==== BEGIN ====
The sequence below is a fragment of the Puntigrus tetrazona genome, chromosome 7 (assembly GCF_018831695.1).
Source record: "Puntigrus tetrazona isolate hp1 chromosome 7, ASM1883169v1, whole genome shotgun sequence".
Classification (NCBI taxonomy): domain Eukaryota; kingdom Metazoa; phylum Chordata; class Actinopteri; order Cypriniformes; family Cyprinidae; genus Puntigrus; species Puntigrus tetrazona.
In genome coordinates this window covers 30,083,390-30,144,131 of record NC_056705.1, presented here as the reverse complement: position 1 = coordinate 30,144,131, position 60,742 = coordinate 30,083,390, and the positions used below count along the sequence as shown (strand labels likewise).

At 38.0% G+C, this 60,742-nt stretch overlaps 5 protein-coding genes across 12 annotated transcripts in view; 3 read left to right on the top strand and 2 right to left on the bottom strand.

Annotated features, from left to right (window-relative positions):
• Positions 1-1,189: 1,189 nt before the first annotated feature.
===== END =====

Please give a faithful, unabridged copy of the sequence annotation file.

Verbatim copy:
The sequence below is a fragment of the Puntigrus tetrazona genome, chromosome 7 (assembly GCF_018831695.1).
Source record: "Puntigrus tetrazona isolate hp1 chromosome 7, ASM1883169v1, whole genome shotgun sequence".
Classification (NCBI taxonomy): domain Eukaryota; kingdom Metazoa; phylum Chordata; class Actinopteri; order Cypriniformes; family Cyprinidae; genus Puntigrus; species Puntigrus tetrazona.
In genome coordinates this window covers 30,083,390-30,144,131 of record NC_056705.1, presented here as the reverse complement: position 1 = coordinate 30,144,131, position 60,742 = coordinate 30,083,390, and the positions used below count along the sequence as shown (strand labels likewise).

At 38.0% G+C, this 60,742-nt stretch overlaps 5 protein-coding genes across 12 annotated transcripts in view; 3 read left to right on the top strand and 2 right to left on the bottom strand.

Annotated features, from left to right (window-relative positions):
• Positions 1-1,189: 1,189 nt before the first annotated feature.